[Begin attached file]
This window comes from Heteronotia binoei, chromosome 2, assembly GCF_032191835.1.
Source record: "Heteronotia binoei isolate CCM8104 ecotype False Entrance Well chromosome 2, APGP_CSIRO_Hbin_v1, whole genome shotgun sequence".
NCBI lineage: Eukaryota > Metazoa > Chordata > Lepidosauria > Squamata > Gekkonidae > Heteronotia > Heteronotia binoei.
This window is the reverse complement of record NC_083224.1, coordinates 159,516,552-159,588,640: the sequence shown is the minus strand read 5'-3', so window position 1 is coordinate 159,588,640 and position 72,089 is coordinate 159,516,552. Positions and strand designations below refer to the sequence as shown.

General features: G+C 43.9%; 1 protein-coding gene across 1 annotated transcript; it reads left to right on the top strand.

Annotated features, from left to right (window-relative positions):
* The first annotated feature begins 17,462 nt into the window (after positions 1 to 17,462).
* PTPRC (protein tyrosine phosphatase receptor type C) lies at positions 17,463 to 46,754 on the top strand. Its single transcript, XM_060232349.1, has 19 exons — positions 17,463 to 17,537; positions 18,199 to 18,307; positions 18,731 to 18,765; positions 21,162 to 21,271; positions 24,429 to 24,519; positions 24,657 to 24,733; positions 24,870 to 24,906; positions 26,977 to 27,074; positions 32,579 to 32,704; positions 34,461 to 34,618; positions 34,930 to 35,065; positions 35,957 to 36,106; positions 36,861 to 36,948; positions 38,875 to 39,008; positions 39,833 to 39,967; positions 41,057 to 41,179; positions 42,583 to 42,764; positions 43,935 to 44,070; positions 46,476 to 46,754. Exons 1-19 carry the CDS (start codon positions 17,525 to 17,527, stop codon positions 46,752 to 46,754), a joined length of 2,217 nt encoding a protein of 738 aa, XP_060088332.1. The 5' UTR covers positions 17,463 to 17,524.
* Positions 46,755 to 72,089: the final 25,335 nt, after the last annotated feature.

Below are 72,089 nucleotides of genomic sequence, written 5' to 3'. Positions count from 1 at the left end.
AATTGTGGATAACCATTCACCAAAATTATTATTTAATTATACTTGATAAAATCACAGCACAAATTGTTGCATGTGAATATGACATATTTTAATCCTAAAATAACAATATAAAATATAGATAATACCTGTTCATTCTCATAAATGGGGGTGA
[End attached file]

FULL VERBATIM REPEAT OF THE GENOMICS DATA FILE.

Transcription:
This window comes from Heteronotia binoei, chromosome 2, assembly GCF_032191835.1.
Source record: "Heteronotia binoei isolate CCM8104 ecotype False Entrance Well chromosome 2, APGP_CSIRO_Hbin_v1, whole genome shotgun sequence".
NCBI lineage: Eukaryota > Metazoa > Chordata > Lepidosauria > Squamata > Gekkonidae > Heteronotia > Heteronotia binoei.
This window is the reverse complement of record NC_083224.1, coordinates 159,516,552-159,588,640: the sequence shown is the minus strand read 5'-3', so window position 1 is coordinate 159,588,640 and position 72,089 is coordinate 159,516,552. Positions and strand designations below refer to the sequence as shown.

General features: G+C 43.9%; 1 protein-coding gene across 1 annotated transcript; it reads left to right on the top strand.

Annotated features, from left to right (window-relative positions):
* The first annotated feature begins 17,462 nt into the window (after positions 1 to 17,462).
* PTPRC (protein tyrosine phosphatase receptor type C) lies at positions 17,463 to 46,754 on the top strand. Its single transcript, XM_060232349.1, has 19 exons — positions 17,463 to 17,537; positions 18,199 to 18,307; positions 18,731 to 18,765; positions 21,162 to 21,271; positions 24,429 to 24,519; positions 24,657 to 24,733; positions 24,870 to 24,906; positions 26,977 to 27,074; positions 32,579 to 32,704; positions 34,461 to 34,618; positions 34,930 to 35,065; positions 35,957 to 36,106; positions 36,861 to 36,948; positions 38,875 to 39,008; positions 39,833 to 39,967; positions 41,057 to 41,179; positions 42,583 to 42,764; positions 43,935 to 44,070; positions 46,476 to 46,754. Exons 1-19 carry the CDS (start codon positions 17,525 to 17,527, stop codon positions 46,752 to 46,754), a joined length of 2,217 nt encoding a protein of 738 aa, XP_060088332.1. The 5' UTR covers positions 17,463 to 17,524.
* Positions 46,755 to 72,089: the final 25,335 nt, after the last annotated feature.

Below are 72,089 nucleotides of genomic sequence, written 5' to 3'. Positions count from 1 at the left end.
AATTGTGGATAACCATTCACCAAAATTATTATTTAATTATACTTGATAAAATCACAGCACAAATTGTTGCATGTGAATATGACATATTTTAATCCTAAAATAACAATATAAAATATAGATAATACCTGTTCATTCTCATAAATGGGGGTGA